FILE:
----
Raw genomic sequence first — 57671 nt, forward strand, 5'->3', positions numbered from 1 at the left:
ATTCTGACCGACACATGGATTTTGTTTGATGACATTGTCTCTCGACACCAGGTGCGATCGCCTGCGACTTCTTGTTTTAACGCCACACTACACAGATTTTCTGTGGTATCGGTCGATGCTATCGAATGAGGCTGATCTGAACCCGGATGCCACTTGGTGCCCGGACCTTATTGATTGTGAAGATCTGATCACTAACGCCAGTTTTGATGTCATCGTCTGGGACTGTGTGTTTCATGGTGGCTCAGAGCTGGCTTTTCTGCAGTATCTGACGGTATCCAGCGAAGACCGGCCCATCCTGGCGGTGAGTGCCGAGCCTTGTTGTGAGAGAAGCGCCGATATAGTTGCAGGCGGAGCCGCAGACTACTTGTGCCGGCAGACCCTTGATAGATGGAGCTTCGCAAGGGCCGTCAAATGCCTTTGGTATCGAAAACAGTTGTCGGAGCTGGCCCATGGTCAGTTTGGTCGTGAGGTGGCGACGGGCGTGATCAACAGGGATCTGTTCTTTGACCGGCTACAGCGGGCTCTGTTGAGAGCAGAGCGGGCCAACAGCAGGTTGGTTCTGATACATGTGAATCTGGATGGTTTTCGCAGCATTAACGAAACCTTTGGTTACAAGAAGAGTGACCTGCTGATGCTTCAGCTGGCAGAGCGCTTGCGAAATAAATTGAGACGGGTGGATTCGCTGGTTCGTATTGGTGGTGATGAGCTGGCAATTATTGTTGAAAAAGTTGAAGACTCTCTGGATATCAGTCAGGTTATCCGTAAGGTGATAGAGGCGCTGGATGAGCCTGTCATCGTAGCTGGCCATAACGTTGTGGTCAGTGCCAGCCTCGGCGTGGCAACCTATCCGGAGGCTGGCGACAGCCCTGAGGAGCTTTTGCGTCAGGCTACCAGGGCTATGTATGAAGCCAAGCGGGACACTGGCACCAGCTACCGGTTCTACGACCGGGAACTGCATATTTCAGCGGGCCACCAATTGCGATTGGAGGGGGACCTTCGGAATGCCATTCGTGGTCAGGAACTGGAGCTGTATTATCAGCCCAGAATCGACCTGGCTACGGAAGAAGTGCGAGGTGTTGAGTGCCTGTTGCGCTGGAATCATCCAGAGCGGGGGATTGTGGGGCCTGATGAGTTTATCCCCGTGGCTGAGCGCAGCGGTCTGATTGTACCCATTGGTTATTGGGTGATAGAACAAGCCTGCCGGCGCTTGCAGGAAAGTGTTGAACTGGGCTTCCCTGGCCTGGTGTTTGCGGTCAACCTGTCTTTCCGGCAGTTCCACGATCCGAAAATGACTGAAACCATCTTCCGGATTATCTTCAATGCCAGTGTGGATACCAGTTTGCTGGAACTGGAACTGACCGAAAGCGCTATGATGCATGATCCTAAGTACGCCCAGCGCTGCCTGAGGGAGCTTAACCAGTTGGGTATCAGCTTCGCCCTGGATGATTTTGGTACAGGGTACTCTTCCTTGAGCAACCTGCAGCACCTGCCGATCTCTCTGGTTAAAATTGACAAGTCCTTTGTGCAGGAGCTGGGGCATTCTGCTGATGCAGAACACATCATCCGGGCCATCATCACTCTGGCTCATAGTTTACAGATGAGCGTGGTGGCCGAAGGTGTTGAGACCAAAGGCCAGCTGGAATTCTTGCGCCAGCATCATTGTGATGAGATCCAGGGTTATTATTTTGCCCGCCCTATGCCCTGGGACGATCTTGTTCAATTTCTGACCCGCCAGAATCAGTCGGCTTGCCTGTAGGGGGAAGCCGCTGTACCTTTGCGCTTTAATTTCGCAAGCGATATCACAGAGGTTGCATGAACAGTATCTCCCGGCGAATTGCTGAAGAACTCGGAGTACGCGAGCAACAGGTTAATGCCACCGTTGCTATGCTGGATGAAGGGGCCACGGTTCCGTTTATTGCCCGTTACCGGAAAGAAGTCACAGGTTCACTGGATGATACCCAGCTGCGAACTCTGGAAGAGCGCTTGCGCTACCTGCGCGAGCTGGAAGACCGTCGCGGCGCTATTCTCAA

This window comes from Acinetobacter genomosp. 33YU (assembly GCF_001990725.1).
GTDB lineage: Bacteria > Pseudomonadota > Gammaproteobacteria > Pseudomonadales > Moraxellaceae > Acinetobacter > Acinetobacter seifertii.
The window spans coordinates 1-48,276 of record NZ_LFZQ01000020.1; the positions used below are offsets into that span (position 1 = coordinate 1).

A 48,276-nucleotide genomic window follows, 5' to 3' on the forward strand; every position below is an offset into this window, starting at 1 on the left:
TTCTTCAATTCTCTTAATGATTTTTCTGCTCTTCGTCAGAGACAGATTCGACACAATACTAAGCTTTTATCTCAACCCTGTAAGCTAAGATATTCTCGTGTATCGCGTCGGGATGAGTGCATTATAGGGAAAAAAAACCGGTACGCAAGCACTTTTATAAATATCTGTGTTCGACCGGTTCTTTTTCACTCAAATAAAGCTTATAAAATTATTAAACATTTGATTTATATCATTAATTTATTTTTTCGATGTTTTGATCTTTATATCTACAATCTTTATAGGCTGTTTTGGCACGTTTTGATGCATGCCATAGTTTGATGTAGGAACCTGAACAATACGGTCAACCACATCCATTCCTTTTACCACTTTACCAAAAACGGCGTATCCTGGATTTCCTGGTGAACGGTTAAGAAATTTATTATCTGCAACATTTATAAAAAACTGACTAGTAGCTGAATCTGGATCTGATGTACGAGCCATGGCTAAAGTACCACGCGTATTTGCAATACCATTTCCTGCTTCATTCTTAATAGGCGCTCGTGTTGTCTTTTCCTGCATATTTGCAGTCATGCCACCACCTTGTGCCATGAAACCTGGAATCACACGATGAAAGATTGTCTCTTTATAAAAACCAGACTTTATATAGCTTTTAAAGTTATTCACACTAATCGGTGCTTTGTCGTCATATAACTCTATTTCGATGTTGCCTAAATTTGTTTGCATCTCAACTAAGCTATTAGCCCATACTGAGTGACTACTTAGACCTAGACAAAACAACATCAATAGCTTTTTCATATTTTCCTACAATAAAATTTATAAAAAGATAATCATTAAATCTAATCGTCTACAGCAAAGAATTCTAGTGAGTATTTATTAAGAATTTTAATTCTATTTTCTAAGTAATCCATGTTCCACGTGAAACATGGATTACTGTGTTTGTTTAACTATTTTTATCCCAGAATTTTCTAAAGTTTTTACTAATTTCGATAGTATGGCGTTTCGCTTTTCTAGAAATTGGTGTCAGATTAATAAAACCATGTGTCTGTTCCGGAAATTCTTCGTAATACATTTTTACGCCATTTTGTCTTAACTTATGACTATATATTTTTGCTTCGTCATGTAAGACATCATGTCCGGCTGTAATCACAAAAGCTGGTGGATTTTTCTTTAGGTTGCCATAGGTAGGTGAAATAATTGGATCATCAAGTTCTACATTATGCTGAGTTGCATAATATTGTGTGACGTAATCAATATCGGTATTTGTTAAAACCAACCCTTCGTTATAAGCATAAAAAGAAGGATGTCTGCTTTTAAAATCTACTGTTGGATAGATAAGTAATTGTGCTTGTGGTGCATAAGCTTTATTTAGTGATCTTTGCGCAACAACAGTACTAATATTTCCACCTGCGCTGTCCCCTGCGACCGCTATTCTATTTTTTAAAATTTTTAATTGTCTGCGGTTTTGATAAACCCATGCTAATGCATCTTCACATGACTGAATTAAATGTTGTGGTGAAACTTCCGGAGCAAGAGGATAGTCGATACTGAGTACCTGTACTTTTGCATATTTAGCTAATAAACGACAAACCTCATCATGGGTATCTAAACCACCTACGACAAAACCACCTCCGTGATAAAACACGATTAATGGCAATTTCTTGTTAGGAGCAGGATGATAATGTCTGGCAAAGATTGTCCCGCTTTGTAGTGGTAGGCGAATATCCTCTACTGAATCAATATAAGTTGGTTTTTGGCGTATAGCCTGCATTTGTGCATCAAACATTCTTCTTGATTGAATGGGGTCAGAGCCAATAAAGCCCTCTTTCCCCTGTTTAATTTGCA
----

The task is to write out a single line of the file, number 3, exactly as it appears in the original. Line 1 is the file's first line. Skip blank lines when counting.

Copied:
This window comes from Acinetobacter genomosp. 33YU (assembly GCF_001990725.1).